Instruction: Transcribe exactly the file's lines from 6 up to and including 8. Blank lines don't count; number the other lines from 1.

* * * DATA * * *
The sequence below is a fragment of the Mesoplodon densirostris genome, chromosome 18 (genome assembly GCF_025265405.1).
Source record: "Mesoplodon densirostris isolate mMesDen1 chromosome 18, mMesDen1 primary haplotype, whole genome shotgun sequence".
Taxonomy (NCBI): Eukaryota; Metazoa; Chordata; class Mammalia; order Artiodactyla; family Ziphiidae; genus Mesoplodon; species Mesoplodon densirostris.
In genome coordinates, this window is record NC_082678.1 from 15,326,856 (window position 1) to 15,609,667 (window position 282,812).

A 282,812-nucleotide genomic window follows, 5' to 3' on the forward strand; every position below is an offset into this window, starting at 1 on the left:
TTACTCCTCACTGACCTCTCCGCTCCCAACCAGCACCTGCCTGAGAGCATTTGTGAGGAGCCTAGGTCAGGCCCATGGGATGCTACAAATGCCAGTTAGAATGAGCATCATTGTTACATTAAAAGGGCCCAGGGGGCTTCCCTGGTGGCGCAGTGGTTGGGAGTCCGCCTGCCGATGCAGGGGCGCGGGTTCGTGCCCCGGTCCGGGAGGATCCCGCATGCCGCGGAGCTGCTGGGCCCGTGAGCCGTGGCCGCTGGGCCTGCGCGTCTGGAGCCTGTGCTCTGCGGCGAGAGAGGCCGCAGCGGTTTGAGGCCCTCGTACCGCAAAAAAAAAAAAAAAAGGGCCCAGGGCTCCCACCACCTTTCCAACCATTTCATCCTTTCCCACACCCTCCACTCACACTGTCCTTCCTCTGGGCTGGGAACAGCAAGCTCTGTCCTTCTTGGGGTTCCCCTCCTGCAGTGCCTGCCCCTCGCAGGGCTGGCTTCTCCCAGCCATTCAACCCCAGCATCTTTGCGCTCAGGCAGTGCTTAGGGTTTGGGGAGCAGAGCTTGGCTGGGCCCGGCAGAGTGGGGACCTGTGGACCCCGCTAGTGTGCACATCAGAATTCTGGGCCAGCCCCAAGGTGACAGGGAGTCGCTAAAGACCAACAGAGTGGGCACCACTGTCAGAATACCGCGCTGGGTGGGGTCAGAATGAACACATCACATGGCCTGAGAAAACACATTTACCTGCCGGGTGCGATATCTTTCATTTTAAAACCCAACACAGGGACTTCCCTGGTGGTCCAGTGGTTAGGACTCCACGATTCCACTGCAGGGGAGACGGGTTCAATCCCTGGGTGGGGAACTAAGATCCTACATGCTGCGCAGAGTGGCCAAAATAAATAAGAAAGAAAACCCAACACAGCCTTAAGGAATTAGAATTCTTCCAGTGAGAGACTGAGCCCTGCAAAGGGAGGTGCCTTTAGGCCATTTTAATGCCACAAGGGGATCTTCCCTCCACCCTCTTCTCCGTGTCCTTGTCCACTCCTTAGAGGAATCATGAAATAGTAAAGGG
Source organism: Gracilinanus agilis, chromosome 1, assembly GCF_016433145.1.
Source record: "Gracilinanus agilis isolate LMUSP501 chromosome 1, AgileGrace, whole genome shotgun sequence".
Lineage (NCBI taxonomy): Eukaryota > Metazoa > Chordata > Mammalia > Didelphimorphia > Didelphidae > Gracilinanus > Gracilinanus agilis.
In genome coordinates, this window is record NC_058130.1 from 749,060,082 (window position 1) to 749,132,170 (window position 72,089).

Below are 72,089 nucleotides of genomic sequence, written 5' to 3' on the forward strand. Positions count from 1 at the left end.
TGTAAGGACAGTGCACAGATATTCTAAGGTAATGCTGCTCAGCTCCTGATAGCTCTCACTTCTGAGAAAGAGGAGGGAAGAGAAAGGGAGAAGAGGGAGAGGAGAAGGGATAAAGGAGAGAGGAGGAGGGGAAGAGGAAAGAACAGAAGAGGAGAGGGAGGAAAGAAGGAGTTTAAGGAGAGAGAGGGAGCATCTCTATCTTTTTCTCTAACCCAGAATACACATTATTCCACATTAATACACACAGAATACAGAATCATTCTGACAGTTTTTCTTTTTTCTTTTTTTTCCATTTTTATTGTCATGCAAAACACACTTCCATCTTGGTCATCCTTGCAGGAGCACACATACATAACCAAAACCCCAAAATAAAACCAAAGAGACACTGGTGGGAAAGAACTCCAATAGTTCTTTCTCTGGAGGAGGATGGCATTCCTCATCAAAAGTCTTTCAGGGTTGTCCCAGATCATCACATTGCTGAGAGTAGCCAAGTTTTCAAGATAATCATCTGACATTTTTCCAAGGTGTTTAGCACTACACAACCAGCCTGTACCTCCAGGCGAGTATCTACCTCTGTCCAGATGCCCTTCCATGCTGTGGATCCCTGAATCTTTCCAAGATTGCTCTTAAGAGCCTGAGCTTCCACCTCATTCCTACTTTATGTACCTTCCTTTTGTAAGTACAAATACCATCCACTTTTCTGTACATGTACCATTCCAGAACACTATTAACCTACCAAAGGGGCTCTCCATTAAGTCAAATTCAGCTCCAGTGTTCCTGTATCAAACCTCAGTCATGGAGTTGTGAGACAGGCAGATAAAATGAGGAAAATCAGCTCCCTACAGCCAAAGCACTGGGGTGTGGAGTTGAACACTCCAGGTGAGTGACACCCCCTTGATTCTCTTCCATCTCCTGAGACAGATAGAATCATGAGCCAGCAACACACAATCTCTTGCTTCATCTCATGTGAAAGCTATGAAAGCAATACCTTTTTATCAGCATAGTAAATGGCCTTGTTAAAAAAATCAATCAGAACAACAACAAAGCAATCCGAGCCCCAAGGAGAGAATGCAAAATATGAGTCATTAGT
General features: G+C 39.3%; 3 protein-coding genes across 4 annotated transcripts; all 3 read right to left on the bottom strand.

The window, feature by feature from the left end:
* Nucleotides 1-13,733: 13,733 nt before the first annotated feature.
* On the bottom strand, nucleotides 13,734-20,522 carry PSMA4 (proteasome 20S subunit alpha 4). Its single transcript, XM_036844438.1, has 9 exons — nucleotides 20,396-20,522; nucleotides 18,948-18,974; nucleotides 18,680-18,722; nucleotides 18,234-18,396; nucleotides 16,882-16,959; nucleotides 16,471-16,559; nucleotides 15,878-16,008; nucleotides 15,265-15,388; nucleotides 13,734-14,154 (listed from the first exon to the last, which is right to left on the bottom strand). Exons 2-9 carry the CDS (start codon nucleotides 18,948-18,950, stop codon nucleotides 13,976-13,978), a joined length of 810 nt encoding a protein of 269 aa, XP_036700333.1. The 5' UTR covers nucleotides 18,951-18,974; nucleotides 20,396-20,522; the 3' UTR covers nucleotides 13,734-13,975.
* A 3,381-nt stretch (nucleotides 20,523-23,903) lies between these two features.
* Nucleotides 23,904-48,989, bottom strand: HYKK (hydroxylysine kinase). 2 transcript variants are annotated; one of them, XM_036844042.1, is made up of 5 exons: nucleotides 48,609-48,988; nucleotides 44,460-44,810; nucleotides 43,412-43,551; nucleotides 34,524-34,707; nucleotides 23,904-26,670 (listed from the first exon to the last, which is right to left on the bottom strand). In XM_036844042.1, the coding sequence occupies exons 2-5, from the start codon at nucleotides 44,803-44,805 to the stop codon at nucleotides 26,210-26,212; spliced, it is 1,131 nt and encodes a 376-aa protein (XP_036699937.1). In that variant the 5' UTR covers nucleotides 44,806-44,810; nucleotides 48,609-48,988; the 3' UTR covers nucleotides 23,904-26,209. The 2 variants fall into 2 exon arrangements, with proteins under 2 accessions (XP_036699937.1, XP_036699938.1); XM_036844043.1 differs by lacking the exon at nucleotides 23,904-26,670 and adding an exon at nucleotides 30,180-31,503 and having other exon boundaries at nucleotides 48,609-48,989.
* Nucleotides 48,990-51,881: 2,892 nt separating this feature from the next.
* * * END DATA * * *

TTACTCCTCACTGACCTCTCCGCTCCCAACCAGCACCTGCCTGAGAGCATTTGTGAGGAGCCTAGGTCAGGCCCATGGGATGCTACAAATGCCAGTTAGAATGAGCATCATTGTTACATTAAAAGGGCCCAGGGGGCTTCCCTGGTGGCGCAGTGGTTGGGAGTCCGCCTGCCGATGCAGGGGCGCGGGTTCGTGCCCCGGTCCGGGAGGATCCCGCATGCCGCGGAGCTGCTGGGCCCGTGAGCCGTGGCCGCTGGGCCTGCGCGTCTGGAGCCTGTGCTCTGCGGCGAGAGAGGCCGCAGCGGTTTGAGGCCCTCGTACCGCAAAAAAAAAAAAAAAAGGGCCCAGGGCTCCCACCACCTTTCCAACCATTTCATCCTTTCCCACACCCTCCACTCACACTGTCCTTCCTCTGGGCTGGGAACAGCAAGCTCTGTCCTTCTTGGGGTTCCCCTCCTGCAGTGCCTGCCCCTCGCAGGGCTGGCTTCTCCCAGCCATTCAACCCCAGCATCTTTGCGCTCAGGCAGTGCTTAGGGTTTGGGGAGCAGAGCTTGGCTGGGCCCGGCAGAGTGGGGACCTGTGGACCCCGCTAGTGTGCACATCAGAATTCTGGGCCAGCCCCAAGGTGACAGGGAGTCGCTAAAGACCAACAGAGTGGGCACCACTGTCAGAATACCGCGCTGGGTGGGGTCAGAATGAACACATCACATGGCCTGAGAAAACACATTTACCTGCCGGGTGCGATATCTTTCATTTTAAAACCCAACACAGGGACTTCCCTGGTGGTCCAGTGGTTAGGACTCCACGATTCCACTGCAGGGGAGACGGGTTCAATCCCTGGGTGGGGAACTAAGATCCTACATGCTGCGCAGAGTGGCCAAAATAAATAAGAAAGAAAACCCAACACAGCCTTAAGGAATTAGAATTCTTCCAGTGAGAGACTGAGCCCTGCAAAGGGAGGTGCCTTTAGGCCATTTTAATGCCACAAGGGGATCTTCCCTCCACCCTCTTCTCCGTGTCCTTGTCCACTCCTTAGAGGAATCATGAAATAGTAAAGGG
Source organism: Gracilinanus agilis, chromosome 1, assembly GCF_016433145.1.
Source record: "Gracilinanus agilis isolate LMUSP501 chromosome 1, AgileGrace, whole genome shotgun sequence".